My recent trial of a Nokia E6 reinforced something I’ve suspected for a long time. The current fad of removing navigation controls like arrow keys, D-pad, trackball or touchpad from touch screen phones is bad for usability. Designers seem have fallen in love with the idea of a smooth, all-screen front face on their devices, which means removing as many buttons as possible.
But, you may say, navigation controls are redundant on a touch device as you can just tap links and buttons on the screen. Maybe, but I run into some major frustrations trying to use touch screen browsers with mobile and desktop sites that aren’t touch aware. My pet peeves about pure touch browsing are:
- Important functions that can only be accessed by tapping a tiny image link with a too fat finger.
- Radio buttons and check boxes that don’t toggle reliably when tapped.
- Drop down menus that won’t drop down.
- Problems with hidden links and buttons not appearing as they are supposed to when you mouse over them.
- Accidently clicking links when scrolling.
- It’s too hard to accurately select text to copy from a Web page.
- Difficulties in positioning the cursor precisely for editing in a text box.
- Problems scrolling through text that’s longer than the text box or text area it’s displayed in.
You could argue that it’s up to web publishers to fix their sites so that they work well in all browsers. But that’s not going to happen anytime soon. I believe it’s the job of device and browser designers to come up with touch interaction paradigms that work with today’s web sites. Some like iOS do a fairly good job. But most do not.
On the other hand, both the Symbian Anna browser and Opera Mobile 11.1 on the E6 implement an on-screen mouse cursor that’s controlled by the arrow keys. It’s a simple, intuitive solution that works far better than any touch only alternative, particularly on sites that use mouse-overs to un-hide navigational elements.
Don’t believe me? Here’s a real world example that affects all WordPress blogs that have child categories and use the Twenty Ten or Twenty Eleven themes. Twenty Eleven is the default theme in the current 2.3.1 version of WordPress, so this issue potentially affects millions of sites. Both themes let you assign categories to menu pads. If a menu category has child categories they can be reached by dropping down the menu with a mouse-over. That’s easy and intuitive with the E6, just position the mouse cursor over the menu using the arrow keys and the menu drops down, then position the cursor over the desired child menu pad and click. There’s an Twenty Eleven demo at twentyelevendemo.wordpress.com. Open that page with a touch only browser and see if you can drop down the “A Parent Page” menu and select one of the child categories. Unless you are using an iPhone, I bet you can’t. I had trouble with seven out of eight other mobile browsers that don’t have a pointing device. Here’s a table showing what happened when I tried:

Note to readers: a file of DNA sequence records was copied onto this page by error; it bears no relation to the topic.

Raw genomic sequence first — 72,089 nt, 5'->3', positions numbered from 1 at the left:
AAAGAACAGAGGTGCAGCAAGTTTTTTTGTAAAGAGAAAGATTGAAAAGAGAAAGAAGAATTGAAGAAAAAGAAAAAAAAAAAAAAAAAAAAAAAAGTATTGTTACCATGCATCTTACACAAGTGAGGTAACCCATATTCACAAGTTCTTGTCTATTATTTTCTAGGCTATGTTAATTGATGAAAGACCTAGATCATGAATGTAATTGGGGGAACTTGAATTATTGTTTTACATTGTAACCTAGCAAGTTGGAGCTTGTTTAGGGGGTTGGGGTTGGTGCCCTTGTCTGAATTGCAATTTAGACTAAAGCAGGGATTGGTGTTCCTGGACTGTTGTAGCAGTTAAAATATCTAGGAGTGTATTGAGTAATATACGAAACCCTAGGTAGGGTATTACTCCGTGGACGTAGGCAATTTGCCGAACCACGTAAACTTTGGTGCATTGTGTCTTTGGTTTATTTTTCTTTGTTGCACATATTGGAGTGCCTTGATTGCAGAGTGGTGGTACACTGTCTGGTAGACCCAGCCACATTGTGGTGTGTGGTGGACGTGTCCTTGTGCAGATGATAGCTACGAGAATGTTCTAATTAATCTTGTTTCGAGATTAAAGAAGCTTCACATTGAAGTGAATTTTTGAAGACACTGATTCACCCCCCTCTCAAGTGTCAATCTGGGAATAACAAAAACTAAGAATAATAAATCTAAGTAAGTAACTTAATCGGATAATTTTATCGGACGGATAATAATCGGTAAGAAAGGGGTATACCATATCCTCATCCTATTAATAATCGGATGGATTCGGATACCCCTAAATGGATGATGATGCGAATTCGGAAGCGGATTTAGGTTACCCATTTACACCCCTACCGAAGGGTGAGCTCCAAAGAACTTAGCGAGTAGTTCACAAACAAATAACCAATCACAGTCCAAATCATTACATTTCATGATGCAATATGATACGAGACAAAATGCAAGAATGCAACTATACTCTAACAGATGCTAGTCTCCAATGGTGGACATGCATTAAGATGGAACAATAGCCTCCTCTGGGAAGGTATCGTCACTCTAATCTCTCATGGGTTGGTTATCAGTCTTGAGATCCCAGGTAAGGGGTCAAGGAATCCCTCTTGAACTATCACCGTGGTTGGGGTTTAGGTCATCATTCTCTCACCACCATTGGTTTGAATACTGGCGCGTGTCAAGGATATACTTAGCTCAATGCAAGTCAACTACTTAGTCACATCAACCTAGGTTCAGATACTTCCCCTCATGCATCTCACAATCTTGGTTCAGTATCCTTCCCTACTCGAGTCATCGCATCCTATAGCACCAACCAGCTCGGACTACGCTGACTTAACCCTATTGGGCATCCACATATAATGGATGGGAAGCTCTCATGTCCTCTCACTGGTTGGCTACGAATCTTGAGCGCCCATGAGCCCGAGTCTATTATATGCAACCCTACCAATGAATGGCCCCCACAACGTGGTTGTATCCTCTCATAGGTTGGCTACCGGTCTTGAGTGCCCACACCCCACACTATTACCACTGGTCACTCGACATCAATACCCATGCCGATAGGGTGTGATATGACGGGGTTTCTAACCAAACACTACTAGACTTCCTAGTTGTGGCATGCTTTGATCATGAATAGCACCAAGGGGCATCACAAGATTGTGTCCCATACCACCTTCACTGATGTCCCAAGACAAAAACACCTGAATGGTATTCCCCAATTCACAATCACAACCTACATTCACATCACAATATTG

|iPhone 4||A single quick tap drops the menu, a second tap selects a menu pad||Yes|
|N8 Browser (pre-Anna)||Tapping drops the menu but opens the parent category, with no way to select a child category||No|
|Opera Mobile 11.1 Symbian and Android||Tapping drops the menu but opens the parent category, with no way to select a child category||No|
|Android 2.2 Browser||A long press drops the menu but also opens the browser context menu which must be dismissed before clicking the child category||Barely|
|FireFox Mobile (Android)||Tapping drops the menu but opens the parent category, with no way to select a child category||No|
|WebOS 188.8.131.52 Browser||Tapping drops the menu but opens the parent category, with no way to select a child category||No|
|Samsung bada 1.0 Browser||Tapping drops the menu but opens the parent category, with no way to select a child category||No|
The Android, WebOS, N8 and bada browsers I tested are rather old but they are the latest that run on my phones. I’m hoping the Anna browser which is due out this month will be more usable on the N8.